Forget downloads: I remember when music still mattered

The government has announced a major shake-up of copyright laws.
Finally, the Digital Econony Act will make it legal to copy music and films to a computer, iPod or similar device.
It won’t affect me one bit, of course, and I dare say I’m not alone.
I have never downloaded a tune or a movie and I wouldn’t know where to begin.
I am a complete techno-phobe. I resisted email like an absolute Luddite. I don’t have an iPod or an iPad for that matter. My mobile telephone is basic, to say the least.
I can barely set the video (sorry) DVD recorder – which is just the way I like it, to be honest.
Back in July 2006 I said goodbye to an old friend – someone many of us grew up with.
After 42 years Top Of The Pops (TOTP) disappeared from our TV screens with little more than a whimper.
Ratings had been on the slide for some time and what killed TOTP wasn’t the advent of the compact disc.
It wasn’t even the sparklingly charismatic presenting duo of Fearne Cotton and Reggie Yates. No, honestly, it wasn’t.
What did for TOTP in the end was the internet which meant that people were finding new ways to access the music they liked.
Suddenly, the charts didn’t matter anymore.
Not only could people download albums and singles by their favourite artists but websites which gave new acts the chance to shine were springing up all over the place.
Performers whose music had only ever been heard via the internet became overnight sensations.
Without such websites like MySpace then artists like the Arctic Monkey and Lily Allen would perhaps never have been discovered.
Even so, I reckon the internet has actually done more damage than good to the music industry.
Apart from anything else, I can never forgive it for putting the final nail in the coffin of the charts.
I can’t be the only one who misses their weekly fix of movers and new entries.
Surely I’m not alone in wishing that the old-fashioned way of monitoring the music scene was still available.
In its halcyon days TOTP had more than 15 million viewers on a Thursday night.
We got to watch our favourite bands perform (sometimes they weren’t even miming) and experience the cultural melting pot of musical tastes.
Where else could you get Duran Duran, the Pet Shop Boys, Bananarama, Cliff Richard and Bon Jovi in half an hour?
Back in the day we all knew what was number one in the singles chart. How many of us can say the same now?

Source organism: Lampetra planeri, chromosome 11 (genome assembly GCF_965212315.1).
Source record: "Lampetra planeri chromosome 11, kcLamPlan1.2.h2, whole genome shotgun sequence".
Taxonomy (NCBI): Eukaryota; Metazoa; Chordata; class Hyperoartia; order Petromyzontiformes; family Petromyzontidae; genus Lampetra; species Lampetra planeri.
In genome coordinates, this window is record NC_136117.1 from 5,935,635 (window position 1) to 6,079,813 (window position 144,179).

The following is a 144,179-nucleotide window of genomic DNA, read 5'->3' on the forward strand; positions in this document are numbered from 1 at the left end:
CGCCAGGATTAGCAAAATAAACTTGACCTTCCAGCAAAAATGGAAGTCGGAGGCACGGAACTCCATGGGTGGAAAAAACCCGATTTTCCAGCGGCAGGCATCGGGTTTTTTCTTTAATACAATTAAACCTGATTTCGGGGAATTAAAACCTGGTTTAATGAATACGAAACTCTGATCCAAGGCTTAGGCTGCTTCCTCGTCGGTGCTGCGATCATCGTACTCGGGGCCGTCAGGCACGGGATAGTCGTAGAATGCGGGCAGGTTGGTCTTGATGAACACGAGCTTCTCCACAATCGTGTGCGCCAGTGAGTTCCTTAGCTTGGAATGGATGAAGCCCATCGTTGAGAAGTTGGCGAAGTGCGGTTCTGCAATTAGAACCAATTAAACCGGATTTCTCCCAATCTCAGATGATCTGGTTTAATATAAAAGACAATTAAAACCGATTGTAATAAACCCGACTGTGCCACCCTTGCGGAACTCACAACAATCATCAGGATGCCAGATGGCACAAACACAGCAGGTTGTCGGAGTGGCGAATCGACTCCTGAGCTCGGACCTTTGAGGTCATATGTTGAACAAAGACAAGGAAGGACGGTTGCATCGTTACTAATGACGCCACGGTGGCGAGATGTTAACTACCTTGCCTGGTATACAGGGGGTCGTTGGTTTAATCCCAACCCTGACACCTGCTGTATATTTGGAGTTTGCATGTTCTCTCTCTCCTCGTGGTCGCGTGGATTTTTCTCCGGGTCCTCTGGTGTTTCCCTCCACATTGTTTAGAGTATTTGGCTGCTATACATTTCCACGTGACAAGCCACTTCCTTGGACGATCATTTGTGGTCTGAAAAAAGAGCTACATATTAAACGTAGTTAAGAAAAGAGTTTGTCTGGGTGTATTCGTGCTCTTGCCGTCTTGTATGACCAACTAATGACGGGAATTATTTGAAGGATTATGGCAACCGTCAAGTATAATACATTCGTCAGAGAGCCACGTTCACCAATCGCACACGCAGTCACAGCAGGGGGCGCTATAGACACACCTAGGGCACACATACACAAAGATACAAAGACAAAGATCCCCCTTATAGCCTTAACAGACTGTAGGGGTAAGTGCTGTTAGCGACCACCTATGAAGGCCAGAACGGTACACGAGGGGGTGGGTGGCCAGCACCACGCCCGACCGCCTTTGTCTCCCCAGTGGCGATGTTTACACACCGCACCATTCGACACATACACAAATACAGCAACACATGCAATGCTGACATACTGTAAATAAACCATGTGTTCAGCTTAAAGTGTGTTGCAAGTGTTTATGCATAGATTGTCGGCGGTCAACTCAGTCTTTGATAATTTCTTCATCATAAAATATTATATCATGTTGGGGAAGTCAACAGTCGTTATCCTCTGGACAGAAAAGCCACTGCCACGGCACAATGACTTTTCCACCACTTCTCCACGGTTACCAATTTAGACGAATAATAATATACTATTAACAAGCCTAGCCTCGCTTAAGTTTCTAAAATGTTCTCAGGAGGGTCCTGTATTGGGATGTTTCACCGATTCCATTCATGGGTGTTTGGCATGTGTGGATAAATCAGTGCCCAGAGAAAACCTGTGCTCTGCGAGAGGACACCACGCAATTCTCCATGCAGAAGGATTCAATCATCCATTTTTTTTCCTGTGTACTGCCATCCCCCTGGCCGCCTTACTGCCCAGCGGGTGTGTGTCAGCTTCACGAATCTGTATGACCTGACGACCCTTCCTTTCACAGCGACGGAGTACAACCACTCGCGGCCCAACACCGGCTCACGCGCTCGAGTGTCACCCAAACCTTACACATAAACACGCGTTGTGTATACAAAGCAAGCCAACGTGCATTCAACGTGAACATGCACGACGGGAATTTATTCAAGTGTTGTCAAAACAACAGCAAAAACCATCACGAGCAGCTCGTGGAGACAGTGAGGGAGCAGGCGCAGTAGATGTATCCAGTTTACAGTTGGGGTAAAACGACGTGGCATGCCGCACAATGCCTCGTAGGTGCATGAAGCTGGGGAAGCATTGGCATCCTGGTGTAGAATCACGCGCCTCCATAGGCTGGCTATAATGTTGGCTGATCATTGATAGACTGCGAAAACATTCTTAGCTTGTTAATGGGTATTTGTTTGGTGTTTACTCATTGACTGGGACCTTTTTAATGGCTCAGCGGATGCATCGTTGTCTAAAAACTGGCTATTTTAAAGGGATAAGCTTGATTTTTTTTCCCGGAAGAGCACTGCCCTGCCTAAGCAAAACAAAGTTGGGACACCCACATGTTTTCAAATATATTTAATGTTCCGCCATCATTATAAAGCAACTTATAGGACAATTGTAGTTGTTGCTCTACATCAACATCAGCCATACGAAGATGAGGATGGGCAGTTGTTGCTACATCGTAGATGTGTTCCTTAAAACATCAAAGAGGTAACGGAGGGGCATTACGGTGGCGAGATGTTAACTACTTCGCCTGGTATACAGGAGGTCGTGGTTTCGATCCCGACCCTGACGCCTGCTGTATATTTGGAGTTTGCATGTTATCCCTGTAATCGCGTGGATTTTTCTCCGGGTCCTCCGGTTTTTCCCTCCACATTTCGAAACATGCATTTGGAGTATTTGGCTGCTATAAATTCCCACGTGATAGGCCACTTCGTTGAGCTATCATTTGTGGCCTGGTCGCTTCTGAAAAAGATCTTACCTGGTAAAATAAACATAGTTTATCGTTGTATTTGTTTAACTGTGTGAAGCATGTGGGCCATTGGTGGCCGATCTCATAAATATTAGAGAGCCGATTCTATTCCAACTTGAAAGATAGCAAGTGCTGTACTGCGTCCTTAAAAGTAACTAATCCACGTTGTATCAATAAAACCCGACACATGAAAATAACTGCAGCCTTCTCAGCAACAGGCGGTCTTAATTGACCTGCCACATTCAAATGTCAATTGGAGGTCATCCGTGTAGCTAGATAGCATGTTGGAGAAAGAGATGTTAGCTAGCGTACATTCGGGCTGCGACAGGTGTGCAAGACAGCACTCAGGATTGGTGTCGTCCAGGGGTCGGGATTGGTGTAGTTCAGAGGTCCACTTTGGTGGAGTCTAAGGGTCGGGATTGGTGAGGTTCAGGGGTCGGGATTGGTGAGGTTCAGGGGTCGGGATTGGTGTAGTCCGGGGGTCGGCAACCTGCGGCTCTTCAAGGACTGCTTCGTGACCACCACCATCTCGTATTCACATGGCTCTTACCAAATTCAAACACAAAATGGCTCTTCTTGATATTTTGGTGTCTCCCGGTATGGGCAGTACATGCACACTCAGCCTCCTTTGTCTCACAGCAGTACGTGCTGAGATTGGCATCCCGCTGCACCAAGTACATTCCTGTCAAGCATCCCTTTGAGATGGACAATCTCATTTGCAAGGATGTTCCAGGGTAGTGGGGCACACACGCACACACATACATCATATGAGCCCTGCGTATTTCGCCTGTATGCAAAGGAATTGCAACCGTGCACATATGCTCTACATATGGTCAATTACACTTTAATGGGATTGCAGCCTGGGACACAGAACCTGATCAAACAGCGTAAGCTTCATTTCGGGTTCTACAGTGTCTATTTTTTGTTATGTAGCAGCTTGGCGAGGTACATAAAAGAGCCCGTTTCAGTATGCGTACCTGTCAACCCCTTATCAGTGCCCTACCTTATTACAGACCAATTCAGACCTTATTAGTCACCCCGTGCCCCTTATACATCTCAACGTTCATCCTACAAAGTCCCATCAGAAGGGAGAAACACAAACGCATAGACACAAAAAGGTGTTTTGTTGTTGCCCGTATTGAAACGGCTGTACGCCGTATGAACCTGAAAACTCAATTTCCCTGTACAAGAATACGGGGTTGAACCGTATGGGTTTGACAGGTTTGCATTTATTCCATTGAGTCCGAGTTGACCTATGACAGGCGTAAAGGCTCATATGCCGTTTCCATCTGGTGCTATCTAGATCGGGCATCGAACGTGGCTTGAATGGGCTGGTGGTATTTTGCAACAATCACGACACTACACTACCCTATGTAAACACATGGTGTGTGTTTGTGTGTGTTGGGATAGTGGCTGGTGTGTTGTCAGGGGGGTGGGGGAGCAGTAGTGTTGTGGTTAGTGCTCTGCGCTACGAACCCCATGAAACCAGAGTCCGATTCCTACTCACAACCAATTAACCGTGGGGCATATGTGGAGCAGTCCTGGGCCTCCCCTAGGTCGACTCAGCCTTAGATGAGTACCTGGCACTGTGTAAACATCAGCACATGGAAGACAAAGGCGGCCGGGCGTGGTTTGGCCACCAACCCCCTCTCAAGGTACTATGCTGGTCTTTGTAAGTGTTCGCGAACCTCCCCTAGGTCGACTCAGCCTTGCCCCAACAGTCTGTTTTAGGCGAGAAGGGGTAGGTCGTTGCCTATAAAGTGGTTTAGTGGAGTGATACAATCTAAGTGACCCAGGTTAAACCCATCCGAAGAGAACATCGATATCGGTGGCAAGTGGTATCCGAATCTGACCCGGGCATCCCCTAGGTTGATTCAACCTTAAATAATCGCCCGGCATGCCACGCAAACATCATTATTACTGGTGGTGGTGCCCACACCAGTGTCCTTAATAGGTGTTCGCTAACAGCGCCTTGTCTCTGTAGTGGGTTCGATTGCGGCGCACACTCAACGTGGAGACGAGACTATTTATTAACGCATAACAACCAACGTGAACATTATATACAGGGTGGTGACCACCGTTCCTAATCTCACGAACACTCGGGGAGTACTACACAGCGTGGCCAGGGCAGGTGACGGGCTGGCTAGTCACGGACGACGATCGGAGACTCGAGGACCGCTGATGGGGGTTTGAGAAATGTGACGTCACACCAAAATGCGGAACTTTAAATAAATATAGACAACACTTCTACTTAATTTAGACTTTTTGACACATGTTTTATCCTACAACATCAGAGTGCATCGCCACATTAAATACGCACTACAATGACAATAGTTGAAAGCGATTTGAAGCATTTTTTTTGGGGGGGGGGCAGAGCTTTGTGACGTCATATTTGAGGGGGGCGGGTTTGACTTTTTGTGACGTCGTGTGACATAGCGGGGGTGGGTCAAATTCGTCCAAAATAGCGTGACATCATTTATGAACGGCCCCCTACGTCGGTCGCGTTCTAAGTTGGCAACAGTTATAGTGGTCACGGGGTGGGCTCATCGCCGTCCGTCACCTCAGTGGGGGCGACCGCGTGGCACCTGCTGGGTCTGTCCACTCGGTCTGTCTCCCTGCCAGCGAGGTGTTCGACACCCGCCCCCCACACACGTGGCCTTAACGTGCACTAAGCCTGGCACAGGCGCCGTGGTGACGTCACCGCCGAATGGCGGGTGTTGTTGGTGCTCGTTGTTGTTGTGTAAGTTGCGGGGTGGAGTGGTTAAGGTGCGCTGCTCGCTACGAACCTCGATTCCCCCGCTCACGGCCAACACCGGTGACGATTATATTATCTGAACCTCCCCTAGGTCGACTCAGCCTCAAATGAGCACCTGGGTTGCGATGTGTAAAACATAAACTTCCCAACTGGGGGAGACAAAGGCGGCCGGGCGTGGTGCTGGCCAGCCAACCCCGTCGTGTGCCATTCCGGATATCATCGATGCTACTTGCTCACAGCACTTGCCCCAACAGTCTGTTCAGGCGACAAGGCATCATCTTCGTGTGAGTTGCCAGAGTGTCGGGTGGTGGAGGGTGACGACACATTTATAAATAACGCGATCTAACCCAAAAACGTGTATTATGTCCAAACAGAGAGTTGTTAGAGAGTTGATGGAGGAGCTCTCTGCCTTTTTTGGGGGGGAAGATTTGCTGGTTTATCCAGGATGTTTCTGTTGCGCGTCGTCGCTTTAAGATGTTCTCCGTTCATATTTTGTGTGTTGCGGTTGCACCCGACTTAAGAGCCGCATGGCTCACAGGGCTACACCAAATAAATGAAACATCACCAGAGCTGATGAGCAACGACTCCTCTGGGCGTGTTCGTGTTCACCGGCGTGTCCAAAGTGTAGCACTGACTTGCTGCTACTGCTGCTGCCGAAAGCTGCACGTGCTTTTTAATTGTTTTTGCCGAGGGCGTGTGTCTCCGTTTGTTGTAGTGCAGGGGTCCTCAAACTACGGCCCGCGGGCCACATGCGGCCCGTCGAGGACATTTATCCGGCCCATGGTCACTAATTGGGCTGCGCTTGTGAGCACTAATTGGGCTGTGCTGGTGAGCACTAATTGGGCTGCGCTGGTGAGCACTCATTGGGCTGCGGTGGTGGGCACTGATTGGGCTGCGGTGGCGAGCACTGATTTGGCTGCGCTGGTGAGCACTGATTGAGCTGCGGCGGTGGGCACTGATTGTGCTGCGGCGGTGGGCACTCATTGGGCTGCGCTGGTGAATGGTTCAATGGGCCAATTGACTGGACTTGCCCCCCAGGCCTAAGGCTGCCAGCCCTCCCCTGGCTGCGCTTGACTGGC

Not many, because the truth is no-one cares anymore.
If you ask me there is something desperately sad about the fact that there are now generations who have only ever known music via downloads.
Getting your music from the ether strikes me as a pretty soulless affair.
Never mind social networking: How can it possibly compare to the shared experience of watching TOTP then nipping up Hanley with your mates at the weekend to scour through the racks for the tracks you wanted?
I have friends with tens of thousands of songs on their iPod but I would never swap their hi-tech for my vinyl collection.
Just think of all the fantastic album covers you’ve got tucked away in a cupboard somewhere.
Each one is a work of art – complete with sleeve notes, photographs and lyrics.
The other night I watched a TOTP2 Eighties special.
It included such gems as a live performance of I Wanna Dance With Somebody by Whitney Houston, poodle-haired Scandinavians Europe rockin’ out to The Final Countdown and T’Pau’s China In Your Hands.
But it was the last song which took me back to a time and a place which is special to me.
The track, from 1988, was The Only Way Is Up by Yazz and The Plastic Population.
Having watched that original episode of TOTP I then recalled dancing to the song with my Port Vale fan mates in Regime’s nightclub – with the chorus doctored to ‘the Vale are going up, baby, Division Two now’.
Not that original, granted, but the memory has stuck with me all the same.
Yes, downloads may be the present and the future, but I think I’ll stick with my vinyl and the occasional trip down memory lane with TOTP2 to a time when music still mattered.

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